This section is from the book "The Home Hand-Book of Domestic Hygiene and Rational Medicine. Volume 2.", by J. H. Kellogg, M.D.. Also available from Amazon: The Home Hand-Book of Domestic Hygiene and Rational Medicine, Volume 2.
The causes of chronic bronchitis are essentially the same as those of the acute variety. In fact, it is most commonly produced by the frequent occurrence of acute bronchial catarrh. It is always associated with an inactive condition of the liver and with more or less impairment of the digestion. When it continues a long time there is usually more or less debility. In consequence of the obstruction, the small bronchial tubes become greatly dilated. This affection is known as emphysema. When it is present, the patient suffers much from labored breathing, the chest is generally enlarged, and the space between the ribs is abnormally depressed.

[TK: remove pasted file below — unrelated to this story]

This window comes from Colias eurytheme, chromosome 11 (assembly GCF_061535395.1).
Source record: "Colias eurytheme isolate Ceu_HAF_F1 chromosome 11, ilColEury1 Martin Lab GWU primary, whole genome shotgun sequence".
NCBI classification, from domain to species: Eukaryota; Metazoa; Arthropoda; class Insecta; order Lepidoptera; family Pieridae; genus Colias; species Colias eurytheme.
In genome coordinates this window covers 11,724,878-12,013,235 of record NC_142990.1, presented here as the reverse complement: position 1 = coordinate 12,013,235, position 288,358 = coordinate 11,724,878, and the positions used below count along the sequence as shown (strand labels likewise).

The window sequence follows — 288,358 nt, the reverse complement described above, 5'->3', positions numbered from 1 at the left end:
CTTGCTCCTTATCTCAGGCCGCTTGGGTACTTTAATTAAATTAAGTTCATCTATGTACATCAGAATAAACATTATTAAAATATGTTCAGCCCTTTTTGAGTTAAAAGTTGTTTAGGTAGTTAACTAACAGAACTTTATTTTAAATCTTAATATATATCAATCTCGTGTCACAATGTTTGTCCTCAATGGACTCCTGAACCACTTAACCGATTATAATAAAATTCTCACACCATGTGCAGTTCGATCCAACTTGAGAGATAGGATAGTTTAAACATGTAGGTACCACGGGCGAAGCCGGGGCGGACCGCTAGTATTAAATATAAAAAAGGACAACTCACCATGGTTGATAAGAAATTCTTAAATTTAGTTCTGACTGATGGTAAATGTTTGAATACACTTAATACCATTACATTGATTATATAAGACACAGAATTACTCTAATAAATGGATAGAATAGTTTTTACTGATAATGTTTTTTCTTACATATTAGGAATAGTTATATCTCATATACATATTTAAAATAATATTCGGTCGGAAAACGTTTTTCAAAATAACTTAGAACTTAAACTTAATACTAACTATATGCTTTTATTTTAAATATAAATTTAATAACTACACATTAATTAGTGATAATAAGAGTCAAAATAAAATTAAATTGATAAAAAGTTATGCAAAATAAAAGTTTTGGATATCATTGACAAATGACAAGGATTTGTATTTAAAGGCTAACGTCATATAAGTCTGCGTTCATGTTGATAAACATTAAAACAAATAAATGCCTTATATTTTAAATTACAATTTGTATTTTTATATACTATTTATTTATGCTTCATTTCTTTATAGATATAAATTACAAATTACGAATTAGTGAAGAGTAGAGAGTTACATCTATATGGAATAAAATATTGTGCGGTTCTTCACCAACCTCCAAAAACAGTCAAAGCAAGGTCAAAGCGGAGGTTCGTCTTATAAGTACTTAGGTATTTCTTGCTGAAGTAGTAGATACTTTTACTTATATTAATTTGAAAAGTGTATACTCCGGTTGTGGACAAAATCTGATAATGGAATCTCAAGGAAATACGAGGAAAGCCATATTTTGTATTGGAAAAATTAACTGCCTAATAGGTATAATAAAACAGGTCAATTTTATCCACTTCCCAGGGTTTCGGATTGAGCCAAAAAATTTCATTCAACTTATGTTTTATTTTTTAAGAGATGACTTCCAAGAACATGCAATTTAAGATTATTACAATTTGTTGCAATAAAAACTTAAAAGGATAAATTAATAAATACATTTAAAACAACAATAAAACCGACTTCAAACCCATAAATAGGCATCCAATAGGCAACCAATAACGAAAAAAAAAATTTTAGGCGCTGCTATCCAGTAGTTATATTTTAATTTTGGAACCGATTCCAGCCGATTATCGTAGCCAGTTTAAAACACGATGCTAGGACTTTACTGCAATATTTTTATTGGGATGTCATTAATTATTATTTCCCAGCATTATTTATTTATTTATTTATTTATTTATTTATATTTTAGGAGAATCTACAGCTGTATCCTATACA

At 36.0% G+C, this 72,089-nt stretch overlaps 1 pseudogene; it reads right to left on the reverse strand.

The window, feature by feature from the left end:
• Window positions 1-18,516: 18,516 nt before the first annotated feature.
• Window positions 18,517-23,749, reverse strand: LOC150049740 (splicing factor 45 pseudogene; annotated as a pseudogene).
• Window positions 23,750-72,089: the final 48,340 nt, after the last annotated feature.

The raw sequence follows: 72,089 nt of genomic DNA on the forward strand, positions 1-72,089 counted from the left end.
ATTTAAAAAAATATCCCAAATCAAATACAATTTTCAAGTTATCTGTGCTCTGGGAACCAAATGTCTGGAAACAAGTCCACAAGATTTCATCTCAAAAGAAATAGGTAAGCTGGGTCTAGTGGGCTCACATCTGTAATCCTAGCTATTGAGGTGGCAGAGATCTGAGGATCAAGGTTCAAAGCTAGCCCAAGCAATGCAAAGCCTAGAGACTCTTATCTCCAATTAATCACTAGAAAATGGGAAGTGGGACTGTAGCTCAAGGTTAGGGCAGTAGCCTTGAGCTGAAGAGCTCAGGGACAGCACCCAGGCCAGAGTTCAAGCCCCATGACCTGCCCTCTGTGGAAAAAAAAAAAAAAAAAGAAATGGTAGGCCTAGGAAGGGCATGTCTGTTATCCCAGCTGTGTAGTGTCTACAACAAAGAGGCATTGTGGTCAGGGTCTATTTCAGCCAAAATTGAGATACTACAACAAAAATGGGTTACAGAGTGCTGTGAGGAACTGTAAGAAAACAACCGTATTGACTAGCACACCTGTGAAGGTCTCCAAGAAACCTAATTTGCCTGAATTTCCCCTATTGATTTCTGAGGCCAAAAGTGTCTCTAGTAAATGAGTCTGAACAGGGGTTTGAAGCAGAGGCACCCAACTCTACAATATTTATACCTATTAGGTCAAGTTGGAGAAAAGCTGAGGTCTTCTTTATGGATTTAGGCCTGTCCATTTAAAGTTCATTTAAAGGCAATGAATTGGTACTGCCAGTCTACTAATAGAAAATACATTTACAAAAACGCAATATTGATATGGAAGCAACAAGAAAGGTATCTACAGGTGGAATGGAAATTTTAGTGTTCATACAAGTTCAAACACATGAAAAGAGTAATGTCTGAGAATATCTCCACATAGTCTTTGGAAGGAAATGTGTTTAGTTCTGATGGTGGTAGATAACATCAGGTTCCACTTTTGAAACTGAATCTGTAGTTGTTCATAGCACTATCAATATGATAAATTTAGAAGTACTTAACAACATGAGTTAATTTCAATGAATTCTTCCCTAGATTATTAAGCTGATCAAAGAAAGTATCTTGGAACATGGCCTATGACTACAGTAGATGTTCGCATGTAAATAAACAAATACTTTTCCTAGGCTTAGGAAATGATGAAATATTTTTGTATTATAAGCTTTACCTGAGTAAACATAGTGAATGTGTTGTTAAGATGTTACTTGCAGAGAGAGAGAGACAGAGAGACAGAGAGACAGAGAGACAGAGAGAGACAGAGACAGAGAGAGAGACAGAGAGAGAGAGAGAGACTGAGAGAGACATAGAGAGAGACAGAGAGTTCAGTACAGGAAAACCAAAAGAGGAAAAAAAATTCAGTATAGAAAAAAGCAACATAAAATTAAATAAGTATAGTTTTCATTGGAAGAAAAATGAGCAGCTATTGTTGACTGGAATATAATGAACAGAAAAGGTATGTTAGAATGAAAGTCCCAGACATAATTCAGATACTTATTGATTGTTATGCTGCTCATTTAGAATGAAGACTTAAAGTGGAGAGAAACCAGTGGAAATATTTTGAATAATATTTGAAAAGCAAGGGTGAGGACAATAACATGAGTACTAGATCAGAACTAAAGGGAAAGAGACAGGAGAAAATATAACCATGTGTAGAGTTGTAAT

Chronic bronchitis is seldom a direct cause of death, but may lead to a fatal result by producing other diseases. It is often mistaken by unskillful persons for consumption, a much more grave disease; but a careful examination will show the absence of the symptoms characteristic of the latter disease.